Some awesome writers have been offering prompts for fellow quarantined writers in these unprecedented times. I found this one on Twitter today:
I didn’t end up following it exactly, but when I saw it, I figured I’d give it a shot. I mean, why not.
I haven’t been reading or writing for almost two MONTHS. For good reason though. (I was sick and couldn’t read.) And, now? Well, I’ve been having a bit of trouble concentrating. The Coronavirus pandemic has my attention, along with my financial situation and health and …. We’ll leave that alone.
Since this virus may last for months, we need time away from the chaos. Time to regenerate. To breathe. To create.
Writing prompts seem like a good idea.
Kathy Fish, who is probably one of the greatest flash fiction writers alive (and also the kindest) has been offering prompts. (Checkout her Twitter.) Aimee Bender started today, but I’m sure there are many many more. If you see some, let me know.
Stay safe, people. Good health to all.
My response, for kicks.
Surprisingly, the anxiety–the acute needless fear of the future, the brain looping, looping, looping, on, always on, that endless tract of worst-case scenarios, that jailer for your mind–is what saved her.
From walking outside into the bright blue. From meeting that woman with the shy smile. From touching that door handle with the smear of post-nasal drip.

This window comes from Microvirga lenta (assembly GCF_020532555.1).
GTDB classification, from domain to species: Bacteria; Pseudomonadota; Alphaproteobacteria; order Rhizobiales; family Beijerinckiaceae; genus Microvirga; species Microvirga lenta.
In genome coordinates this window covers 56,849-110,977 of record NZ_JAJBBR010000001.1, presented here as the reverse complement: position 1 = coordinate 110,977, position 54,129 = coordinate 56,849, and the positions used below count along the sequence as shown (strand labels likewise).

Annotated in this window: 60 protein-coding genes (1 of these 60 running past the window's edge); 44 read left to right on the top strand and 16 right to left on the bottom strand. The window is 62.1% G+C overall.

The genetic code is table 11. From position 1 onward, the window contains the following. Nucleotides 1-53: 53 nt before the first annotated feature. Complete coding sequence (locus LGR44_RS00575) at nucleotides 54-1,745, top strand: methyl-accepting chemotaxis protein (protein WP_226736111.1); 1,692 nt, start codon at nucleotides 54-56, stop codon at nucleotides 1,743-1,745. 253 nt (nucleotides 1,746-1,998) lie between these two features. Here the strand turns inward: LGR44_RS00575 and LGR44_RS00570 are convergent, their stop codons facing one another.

No, she was too tired to leave her house that day, made half-crazed by the need for sleep.
She imagined vapors in the streets, particles, dirty, clinging to the skin. The fingernails. The shoes.
To shoes? She eyes them, quietly lying at the door like innocent pups. Eager for use. No worries about wear. No idea of the contagions underneath.
Is it on shoes? Is it in the air? Her neighbors, she has noticed, have gone dark. Blinds drawn. Did they take off for …
Where? The mountains. The Mexico borders. Dreamscapes. Cabins. Second homes. The rich, always the rich, causing the problem, then leaving it to others to fix. Servants to buy their food, their lives.
Shocking how little we have that matters. Medications to keep us moving. Medications to love and endure. But stop. No need. I will send love. To you. You that woman with the shy smile. To the old man breathing his last. The athlete on a ventilator. And to the woman at the bus stop who hugged herself because there was no one else.